The red algae which have very elaborate post-fertilization stage develop an elaborate diploid phase, the earlier part of which is entirely dependent on the gametophytic individual and the latter part is represented by an independent sporophyte which may or may not be different from the gametophyte morphologically.
The sporophyte bears tetra-sporangia and tetraspores. Reduction division takes place during the sporogenesis in the sporangium of the independent sporophyte. Such forms exhibit isomorphic to heteromorphic alternation of generations.
Phylogenetic Relationships of the Rhodophyta:
The Rhodophyta are unique among the algae for having specialized pigments (phycoerythrin), reserve food (floridean starch), characteristic female reproductive organ (carpogonium), absence of any flagellate structure, and the sexual process. These algae with fossil record extending back to the Ordovician, possibly arose independently from non-flagellate unicellular organisms.
The Rhodophyta resemble no other algae, except the Cyanophyta which also lack flagellate structures and possess phycobilin pigments. Furthermore, floridean starch, the characteristic carbohydrate reserve of the red algae, is chemically allied to cyano- phycean starch, the characteristic carbohydrate reserve of the blue-green algae.
As such many of the phycologists including Kylin (1943) suggested affinity of the Rhodophyta with the Cyanophyta. In spite of these points of similarity there are very many fundamental points of difference between the Cyanophyta and the Rhodophyta.
They are: the presence of a nucleus, in having definite plastids, in having chlorophyll d in addition to chlorophyll a, in the usually more complex structure of the thallus, and sexual reproduction with often very complex life cycle. All these features of the Rhodophyta may be regarded as evolutionary advances over the condition in the Cyanophyta (Fig. 133).
Again within the Rhodophyta, the Bangioideae are less highly modified than the Florideae, and some of the genera of Bangioideae which have cyanophycean cell structure and lack sexual processes are very suggestive for being closely allied to the Cyanophyta.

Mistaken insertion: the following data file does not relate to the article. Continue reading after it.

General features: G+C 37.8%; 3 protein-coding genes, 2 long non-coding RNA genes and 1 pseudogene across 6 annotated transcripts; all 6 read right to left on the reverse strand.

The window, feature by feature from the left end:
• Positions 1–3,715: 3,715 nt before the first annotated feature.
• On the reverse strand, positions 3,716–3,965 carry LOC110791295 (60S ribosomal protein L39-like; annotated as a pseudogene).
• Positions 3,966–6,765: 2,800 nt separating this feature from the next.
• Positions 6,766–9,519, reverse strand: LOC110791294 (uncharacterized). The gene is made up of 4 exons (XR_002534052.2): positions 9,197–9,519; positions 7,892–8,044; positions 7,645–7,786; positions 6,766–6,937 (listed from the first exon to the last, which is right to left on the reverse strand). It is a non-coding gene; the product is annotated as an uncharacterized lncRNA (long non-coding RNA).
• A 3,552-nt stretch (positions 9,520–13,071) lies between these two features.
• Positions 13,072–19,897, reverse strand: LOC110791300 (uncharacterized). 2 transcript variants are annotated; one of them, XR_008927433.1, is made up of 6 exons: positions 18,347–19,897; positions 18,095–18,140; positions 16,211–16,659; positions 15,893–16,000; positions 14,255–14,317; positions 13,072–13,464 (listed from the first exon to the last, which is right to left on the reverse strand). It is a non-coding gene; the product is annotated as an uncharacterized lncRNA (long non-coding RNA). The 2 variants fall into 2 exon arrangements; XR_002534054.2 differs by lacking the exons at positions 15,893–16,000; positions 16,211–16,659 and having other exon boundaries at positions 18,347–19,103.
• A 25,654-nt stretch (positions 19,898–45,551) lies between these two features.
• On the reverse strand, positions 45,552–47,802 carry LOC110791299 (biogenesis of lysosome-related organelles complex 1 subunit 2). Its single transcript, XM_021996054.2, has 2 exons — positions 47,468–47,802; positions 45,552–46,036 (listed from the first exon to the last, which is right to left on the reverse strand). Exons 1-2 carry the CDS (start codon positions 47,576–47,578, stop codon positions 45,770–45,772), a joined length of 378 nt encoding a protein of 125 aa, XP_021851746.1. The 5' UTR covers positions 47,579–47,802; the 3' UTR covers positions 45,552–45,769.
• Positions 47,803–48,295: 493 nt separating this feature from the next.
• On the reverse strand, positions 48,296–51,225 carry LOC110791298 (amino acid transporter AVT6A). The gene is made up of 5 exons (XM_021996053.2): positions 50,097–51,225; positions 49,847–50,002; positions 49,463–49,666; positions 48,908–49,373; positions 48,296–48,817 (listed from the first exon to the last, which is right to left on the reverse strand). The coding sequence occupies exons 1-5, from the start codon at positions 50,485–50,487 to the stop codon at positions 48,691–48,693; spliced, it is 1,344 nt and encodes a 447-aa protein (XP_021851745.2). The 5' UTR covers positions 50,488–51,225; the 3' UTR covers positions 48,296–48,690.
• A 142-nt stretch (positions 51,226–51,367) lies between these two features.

It is possibly justifiable to consider both Cyanophyta and Rhodophyta as living representatives of evolutionary lines of descent which have diverged considerably from the same common ancestor in the extremely distant past (Fig. 118).
Some consider Rhodophyta to have derived from a member of the Chlorophyta (Fig. 132). But the structure of the plant body and pigment composition in both these taxa are so different from each other that it is difficult to justify such an evolutionary line. But in Prasiola, the structure of chloroplast and the similarity in morphological structure and reproduction make it possible to suggest as an ancestor of the Rhodophyta.
Two alternatives have been suggested by Klein and Cronquist (1967) about the ancestry of the Rhodophyta:
(i) They originated from some simple procaryotic blue- green algae, and
(ii) They were derived from some archaic eucaryotic algae which themselves originated from blue-green algae.
But the fundamental differences between the eucaryotic and procaryotic cellular organizations rule out the existence of any direct link between the red algae and the blue-green algae. Further, the biliproteins of Rhodophyta differ in spectral properties from those of Cyanophyta. It may be speculated that the red algae probably originated from some primitive non-flagellate eucaryotic ancestor possessing biliproteins.